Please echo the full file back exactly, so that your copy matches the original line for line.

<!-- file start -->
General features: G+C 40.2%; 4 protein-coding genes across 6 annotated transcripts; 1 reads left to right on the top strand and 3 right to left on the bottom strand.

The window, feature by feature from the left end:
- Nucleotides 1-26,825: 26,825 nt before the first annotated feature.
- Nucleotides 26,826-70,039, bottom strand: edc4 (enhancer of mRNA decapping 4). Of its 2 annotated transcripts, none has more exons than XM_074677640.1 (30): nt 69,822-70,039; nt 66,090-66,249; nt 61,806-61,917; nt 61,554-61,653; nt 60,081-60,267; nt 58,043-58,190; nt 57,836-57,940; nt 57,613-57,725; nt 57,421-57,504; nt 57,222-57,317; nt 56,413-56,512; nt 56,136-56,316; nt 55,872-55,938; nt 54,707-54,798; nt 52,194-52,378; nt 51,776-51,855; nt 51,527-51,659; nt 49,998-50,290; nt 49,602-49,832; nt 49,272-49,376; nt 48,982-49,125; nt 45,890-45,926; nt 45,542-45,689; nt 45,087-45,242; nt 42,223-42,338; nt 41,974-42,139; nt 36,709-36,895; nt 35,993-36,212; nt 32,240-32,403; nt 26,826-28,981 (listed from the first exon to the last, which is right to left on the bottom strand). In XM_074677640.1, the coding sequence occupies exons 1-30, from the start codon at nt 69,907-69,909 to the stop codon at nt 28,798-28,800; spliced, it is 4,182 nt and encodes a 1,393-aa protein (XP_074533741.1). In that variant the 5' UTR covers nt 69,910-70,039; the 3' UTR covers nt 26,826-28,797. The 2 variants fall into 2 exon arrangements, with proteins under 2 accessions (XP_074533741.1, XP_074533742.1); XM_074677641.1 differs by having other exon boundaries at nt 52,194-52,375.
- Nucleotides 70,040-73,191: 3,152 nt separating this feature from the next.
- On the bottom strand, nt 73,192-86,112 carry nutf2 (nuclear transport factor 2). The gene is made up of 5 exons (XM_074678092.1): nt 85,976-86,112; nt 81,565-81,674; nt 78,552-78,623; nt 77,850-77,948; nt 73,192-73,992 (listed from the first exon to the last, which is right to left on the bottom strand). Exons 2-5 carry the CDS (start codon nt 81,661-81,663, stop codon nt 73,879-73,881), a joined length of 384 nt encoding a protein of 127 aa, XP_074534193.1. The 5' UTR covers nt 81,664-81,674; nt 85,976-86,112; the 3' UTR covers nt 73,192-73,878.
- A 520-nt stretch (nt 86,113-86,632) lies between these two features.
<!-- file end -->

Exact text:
General features: G+C 40.2%; 4 protein-coding genes across 6 annotated transcripts; 1 reads left to right on the top strand and 3 right to left on the bottom strand.

The window, feature by feature from the left end:
- Nucleotides 1-26,825: 26,825 nt before the first annotated feature.
- Nucleotides 26,826-70,039, bottom strand: edc4 (enhancer of mRNA decapping 4). Of its 2 annotated transcripts, none has more exons than XM_074677640.1 (30): nt 69,822-70,039; nt 66,090-66,249; nt 61,806-61,917; nt 61,554-61,653; nt 60,081-60,267; nt 58,043-58,190; nt 57,836-57,940; nt 57,613-57,725; nt 57,421-57,504; nt 57,222-57,317; nt 56,413-56,512; nt 56,136-56,316; nt 55,872-55,938; nt 54,707-54,798; nt 52,194-52,378; nt 51,776-51,855; nt 51,527-51,659; nt 49,998-50,290; nt 49,602-49,832; nt 49,272-49,376; nt 48,982-49,125; nt 45,890-45,926; nt 45,542-45,689; nt 45,087-45,242; nt 42,223-42,338; nt 41,974-42,139; nt 36,709-36,895; nt 35,993-36,212; nt 32,240-32,403; nt 26,826-28,981 (listed from the first exon to the last, which is right to left on the bottom strand). In XM_074677640.1, the coding sequence occupies exons 1-30, from the start codon at nt 69,907-69,909 to the stop codon at nt 28,798-28,800; spliced, it is 4,182 nt and encodes a 1,393-aa protein (XP_074533741.1). In that variant the 5' UTR covers nt 69,910-70,039; the 3' UTR covers nt 26,826-28,797. The 2 variants fall into 2 exon arrangements, with proteins under 2 accessions (XP_074533741.1, XP_074533742.1); XM_074677641.1 differs by having other exon boundaries at nt 52,194-52,375.
- Nucleotides 70,040-73,191: 3,152 nt separating this feature from the next.
- On the bottom strand, nt 73,192-86,112 carry nutf2 (nuclear transport factor 2). The gene is made up of 5 exons (XM_074678092.1): nt 85,976-86,112; nt 81,565-81,674; nt 78,552-78,623; nt 77,850-77,948; nt 73,192-73,992 (listed from the first exon to the last, which is right to left on the bottom strand). Exons 2-5 carry the CDS (start codon nt 81,661-81,663, stop codon nt 73,879-73,881), a joined length of 384 nt encoding a protein of 127 aa, XP_074534193.1. The 5' UTR covers nt 81,664-81,674; nt 85,976-86,112; the 3' UTR covers nt 73,192-73,878.
- A 520-nt stretch (nt 86,113-86,632) lies between these two features.